Publishing on the Web

Start of Semester Understandings

(NB: I am not writing this for a grade, but instead as a tool to help me see how my understanding of what Digital History is, and what can be done with it changes over the course of the semester, and am publishing it because I think it might generate some interesting discussion.)

Digital history, fundamentally, breaks down into three pieces, not all of which are related to any great degree. First is what could be called Digital Pedagogy, which concerns the use of digital technologies to enhance learning, such as long distance courses, blogging, websites and such. Second is what I may term digital research, which focuses on the utility of digital technologies, such as portable cameras, digitized archives, and beyond that the ability to contact and engage with historians on research questions and share research material. However, gathering and sharing is not the extent of the influence of computers and the internet. Rather, computers also allow an engagement with information in more quantitative, rather than qualitative methods. Finally, what I may term digital history proper. Rather than a question of doing history using technology, it is a history of digital spaces.

Digital education has been a question facing the academic world for well over a decade, and is the domain not only of marginal institutions, but even academic centers, such as the University of Edinburgh. These provide a new way to engage with students, not just in the classroom, but beyond it. However, outside of the path of the direct academic teaching, there are also some 10,960,000,000, pages searchable by Google that to one degree or another touch on history. This online presence is the pathway that the vast majority of the population engages with historical topics.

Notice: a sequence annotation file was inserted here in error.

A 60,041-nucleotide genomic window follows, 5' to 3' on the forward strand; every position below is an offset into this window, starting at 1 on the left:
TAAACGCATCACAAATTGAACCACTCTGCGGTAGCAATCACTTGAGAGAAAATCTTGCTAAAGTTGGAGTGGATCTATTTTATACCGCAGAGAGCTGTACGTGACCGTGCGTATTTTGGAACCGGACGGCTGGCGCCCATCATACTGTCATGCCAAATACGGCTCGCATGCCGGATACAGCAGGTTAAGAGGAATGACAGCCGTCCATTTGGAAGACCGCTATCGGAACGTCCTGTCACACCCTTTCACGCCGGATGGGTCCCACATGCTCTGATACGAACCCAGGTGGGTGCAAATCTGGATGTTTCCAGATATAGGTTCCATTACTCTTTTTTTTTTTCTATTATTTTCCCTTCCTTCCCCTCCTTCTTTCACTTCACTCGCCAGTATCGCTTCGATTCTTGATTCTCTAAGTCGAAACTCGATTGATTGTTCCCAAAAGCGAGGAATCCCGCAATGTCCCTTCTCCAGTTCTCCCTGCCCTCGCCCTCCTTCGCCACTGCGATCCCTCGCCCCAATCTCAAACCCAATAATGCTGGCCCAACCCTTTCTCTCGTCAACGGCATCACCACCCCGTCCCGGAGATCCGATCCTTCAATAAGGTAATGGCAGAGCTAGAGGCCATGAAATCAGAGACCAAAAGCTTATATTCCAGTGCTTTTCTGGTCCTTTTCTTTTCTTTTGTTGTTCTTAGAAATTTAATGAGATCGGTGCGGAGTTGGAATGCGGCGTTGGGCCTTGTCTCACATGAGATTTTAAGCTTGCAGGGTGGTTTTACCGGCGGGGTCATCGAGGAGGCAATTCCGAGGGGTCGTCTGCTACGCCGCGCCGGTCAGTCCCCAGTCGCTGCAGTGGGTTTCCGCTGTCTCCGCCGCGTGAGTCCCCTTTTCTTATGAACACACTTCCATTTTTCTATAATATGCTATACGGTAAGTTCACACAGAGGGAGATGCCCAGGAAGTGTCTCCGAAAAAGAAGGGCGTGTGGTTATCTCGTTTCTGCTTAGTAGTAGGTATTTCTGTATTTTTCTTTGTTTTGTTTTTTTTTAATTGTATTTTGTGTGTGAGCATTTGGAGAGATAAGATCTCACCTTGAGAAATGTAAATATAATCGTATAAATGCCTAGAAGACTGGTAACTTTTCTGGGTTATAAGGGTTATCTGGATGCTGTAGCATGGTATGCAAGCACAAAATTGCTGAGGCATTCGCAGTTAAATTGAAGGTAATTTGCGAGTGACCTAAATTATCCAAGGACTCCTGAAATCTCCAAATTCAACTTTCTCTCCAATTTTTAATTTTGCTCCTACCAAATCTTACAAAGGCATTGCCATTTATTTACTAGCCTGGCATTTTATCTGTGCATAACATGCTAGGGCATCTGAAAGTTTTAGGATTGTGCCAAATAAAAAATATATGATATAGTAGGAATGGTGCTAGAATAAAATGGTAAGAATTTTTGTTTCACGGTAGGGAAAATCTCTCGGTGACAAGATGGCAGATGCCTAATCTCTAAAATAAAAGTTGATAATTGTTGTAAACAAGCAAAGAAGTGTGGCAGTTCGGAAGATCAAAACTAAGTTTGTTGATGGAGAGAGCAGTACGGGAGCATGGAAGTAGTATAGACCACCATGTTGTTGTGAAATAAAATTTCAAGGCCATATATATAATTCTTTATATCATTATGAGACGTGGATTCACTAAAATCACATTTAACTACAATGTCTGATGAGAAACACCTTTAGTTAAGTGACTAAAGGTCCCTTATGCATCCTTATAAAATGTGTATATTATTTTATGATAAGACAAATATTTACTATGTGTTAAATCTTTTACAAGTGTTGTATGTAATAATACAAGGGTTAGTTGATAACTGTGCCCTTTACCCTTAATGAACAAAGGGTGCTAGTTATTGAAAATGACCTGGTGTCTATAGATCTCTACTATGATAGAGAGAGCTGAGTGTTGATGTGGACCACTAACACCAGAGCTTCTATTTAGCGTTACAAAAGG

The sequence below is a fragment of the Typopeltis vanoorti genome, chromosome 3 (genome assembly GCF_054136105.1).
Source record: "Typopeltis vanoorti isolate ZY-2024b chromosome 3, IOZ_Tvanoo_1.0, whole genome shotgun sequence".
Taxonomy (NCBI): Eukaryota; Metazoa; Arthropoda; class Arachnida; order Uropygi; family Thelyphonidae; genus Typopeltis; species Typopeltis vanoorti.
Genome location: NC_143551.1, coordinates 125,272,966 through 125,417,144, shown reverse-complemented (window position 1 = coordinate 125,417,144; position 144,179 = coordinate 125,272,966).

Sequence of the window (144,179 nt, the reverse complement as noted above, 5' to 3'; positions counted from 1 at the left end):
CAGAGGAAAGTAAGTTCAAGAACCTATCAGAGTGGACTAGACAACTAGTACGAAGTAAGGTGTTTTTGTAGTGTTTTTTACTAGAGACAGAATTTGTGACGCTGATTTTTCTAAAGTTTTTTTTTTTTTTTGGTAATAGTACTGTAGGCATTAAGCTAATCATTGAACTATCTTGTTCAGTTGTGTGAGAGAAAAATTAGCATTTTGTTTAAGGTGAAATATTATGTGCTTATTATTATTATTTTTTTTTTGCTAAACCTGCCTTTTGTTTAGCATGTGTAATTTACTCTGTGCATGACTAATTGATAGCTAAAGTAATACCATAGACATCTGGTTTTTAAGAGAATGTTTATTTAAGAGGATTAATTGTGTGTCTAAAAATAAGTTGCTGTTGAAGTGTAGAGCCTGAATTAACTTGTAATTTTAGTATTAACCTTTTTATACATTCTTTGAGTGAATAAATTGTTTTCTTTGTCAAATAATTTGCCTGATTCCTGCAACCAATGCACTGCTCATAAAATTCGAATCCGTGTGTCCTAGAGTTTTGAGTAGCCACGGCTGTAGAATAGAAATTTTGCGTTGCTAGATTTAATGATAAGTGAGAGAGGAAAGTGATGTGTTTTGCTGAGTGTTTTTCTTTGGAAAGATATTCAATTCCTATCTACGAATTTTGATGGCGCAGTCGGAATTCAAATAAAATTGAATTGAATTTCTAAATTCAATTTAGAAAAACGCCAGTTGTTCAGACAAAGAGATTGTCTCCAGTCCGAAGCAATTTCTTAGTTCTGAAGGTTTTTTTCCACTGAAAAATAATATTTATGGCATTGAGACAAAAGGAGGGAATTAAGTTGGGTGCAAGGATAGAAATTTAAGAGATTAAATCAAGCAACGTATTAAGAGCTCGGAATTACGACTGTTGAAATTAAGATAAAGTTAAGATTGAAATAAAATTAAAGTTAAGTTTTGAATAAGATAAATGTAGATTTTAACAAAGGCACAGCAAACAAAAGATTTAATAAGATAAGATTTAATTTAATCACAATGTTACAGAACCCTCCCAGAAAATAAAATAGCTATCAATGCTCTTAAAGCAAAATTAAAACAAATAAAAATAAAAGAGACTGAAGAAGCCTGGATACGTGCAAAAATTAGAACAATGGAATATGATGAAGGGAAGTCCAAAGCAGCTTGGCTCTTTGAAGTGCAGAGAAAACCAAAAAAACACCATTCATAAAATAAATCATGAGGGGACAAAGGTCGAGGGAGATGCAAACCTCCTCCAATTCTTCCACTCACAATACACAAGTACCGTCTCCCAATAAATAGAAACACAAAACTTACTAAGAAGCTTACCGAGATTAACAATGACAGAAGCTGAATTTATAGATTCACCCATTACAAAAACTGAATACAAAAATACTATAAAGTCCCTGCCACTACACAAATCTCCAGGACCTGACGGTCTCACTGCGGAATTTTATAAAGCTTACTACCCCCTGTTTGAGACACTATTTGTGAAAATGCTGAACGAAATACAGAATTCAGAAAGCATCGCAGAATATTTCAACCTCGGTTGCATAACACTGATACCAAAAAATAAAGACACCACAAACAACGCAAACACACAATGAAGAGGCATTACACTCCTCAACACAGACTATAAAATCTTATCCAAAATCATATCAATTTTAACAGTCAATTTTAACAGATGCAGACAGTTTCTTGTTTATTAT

Digital Research really represents a fundamental change in how research is done, what is useful in research, and how we as historians access resources. First, it globalizes what research can be done. Rather than solely focusing on local issues, and what foreign assets can be found in nearby archives, or making expensive trips around the world, the digital age has made it so that vast collections of materials can be brought to bear from anywhere with an internet connection. Computers also create the ability to engage more fully with large amounts of data, such as looking at day to day production at a particular factory, or rosters of Civil War regiments.

Digital history is a history that engages fully with the questions of digital spaces. At the risk of becoming too political, the 2008 campaign had a significant investment in digital spaces, what David Carr of the New York Times described as “a network of supporters who used a distributed model of phone banking to organize and get out the vote, helped raise a record-breaking $600 million, and created all manner of media clips that were viewed millions of times. It was an online movement that begot offline behavior, including producing youth voter turnout that may have supplied the margin of victory.” This was not a one off event, but rather one piece of a much larger opening of a political and social debate. Equally, the GSRM movements (Gender, Sexual, and Romantic Minorities) movements gained significant ground, in part due to the ability of the internet to create communities and link individuals with similar conditions. While these topics are somewhat too close to ourselves to be engaged with in academic histories, the question of how and why digital spaces have shaped modern history is still one that should be considered, especially for the next generation of teachers, who will likely be guiding the research into these fields.

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